Guo et al. [14] Open necrosectomy vs. retroperitoneal necrosectomy, retrospective study 412 patients (108 retroperitoneal necrosectomy vs. 304 open necrosectomy) Mortality rate was 8.3% with retroperitoneal necrosectomy vs. 20.4% with open necrosectomy (p = 0.004); complications rate and mean ICU stay were significantly lower. Retrospective study
Tan et al. [20] Open necrosectomy vs. ETN, multicentric retrospective study 32 patients (21 open necrosectomy vs. 11 ETN) Acute complications rate was 86% in open necrosectomy vs. 27% with ETN (p = 0.002), ICU stay and hospitalization were significantly reduced with ETN. Clinical severity scores were unbalanced between groups, retrospective study, small number of patients
Bang et al. [26] Endoscopic transgastric drainage ± ETN vs. “algorithmic approach” including endoscopic drainage, ETN, PD, percutaneous necrosectomy, open necrosectomy, observational study 100 patients (47 endoscopic transgastric drainage ± ETN vs. 53 “algorithmic approach”) Treatment success rate equal to 91% with “algorithmic approach” vs. 60% with endoscopic drainage ± ETN (p < 0.001). Observational study without randomization, unbalanced gender and race between groups
van Santvoort et al. [11] Open necrosectomy vs. VARD, case-matched retrospective study 30 patients (15 open necrosectomy vs. 15 VARD) Post-operative multiple organ failure occurred in 2 patients in VARD group vs. 10 patients treated by open necrosectomy (p = 0.0008). Complications and mortality rates were equal between groups. Retrospective study, small number of patients
Senthil Kumar et al. [15] Open necrosectomy vs. VARD, case-matched retrospective study 30 patients (15 open necrosectomy vs. 15 VARD) Post-operative complications in 26.6% of patients treated by VARD vs. 53.3% of patients treated by open necrosectomy (p = 0.248). Re-interventions, ICU stay, and hospitalization were similar. Retrospective study, small number of patients
Pupelis et al. [16] Open necrosectomy vs. ultrasound-focused necrosectomy, prospective study 58 patients (36 necrosectomy vs. 22 focused necrosectomy) Resolution of sepsis was earlier with focused necrosectomy; ICU stay longer with open necrosectomy (p = 0.024). Mini-invasive transgastric or percutaneous techniques not considered.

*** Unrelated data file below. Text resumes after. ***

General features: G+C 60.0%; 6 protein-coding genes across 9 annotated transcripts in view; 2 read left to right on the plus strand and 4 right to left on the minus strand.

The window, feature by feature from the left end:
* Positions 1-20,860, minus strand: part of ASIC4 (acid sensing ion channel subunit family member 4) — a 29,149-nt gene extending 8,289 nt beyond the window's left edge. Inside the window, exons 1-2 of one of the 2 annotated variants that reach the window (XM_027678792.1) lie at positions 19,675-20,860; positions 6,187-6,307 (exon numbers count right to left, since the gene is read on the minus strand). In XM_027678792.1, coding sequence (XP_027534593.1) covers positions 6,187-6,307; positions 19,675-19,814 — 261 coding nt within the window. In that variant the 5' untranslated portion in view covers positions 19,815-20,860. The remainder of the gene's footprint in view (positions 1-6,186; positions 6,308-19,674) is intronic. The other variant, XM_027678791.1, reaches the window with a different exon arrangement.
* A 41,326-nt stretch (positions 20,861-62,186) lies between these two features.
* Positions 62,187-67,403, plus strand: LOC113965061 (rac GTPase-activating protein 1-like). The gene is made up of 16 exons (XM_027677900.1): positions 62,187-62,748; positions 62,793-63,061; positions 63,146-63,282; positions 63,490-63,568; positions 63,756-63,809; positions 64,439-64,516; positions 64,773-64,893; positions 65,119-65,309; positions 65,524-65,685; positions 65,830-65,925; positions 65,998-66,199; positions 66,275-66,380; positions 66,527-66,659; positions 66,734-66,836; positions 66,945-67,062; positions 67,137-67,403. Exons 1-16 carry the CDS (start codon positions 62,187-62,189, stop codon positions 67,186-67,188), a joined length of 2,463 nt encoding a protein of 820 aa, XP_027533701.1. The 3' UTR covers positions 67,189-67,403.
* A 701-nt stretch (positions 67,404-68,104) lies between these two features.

Tu et al. [13] Open necrosectomy vs. VARD, retrospective study 50 patients (32 open necrosectomy vs. 18 VARD) VARD was associated with shorter operative time (130 vs. 148 min, p = 0.007) and shorter hospitalization (40.8 vs. 55.9 days, p = 0.053) compared to open necrosectomy. Fewer complications with VARD (43.8 vs. 27.8%). Retrospective study
Gluck et al. [17] Endoscopic transgastric drainage + PD vs. PD only, retrospective study 95 patients (49 endoscopic drainage + PD vs. 46 PD only) Endoscopic drainage + PD significantly reduced hospitalization, CT scans, and ERCPs (p < 0.05) compared to PD only. Retrospective study
Woo et al. [21] Endoscopic transgastric drainage or ETN vs. open necrosectomy vs. PD 30 patients (12 endoscopic treatment vs. 8 PD vs. 10 open necrosectomy) Mean hospitalization time was 62 days with endoscopic treatment vs. 101 days with PD and 91 days with open necrosectomy (p = 0.046). Pancreatic fistula and new-onsetdiabetes were more frequent with open necrosectomy (p = 0.04, p = 0.012). Retrospective study, small number of patients
  1. PD, percutaneous drainage, ETN endoscopic transgastric necrosectomy, VARD video-assisted retroperitoneal debridement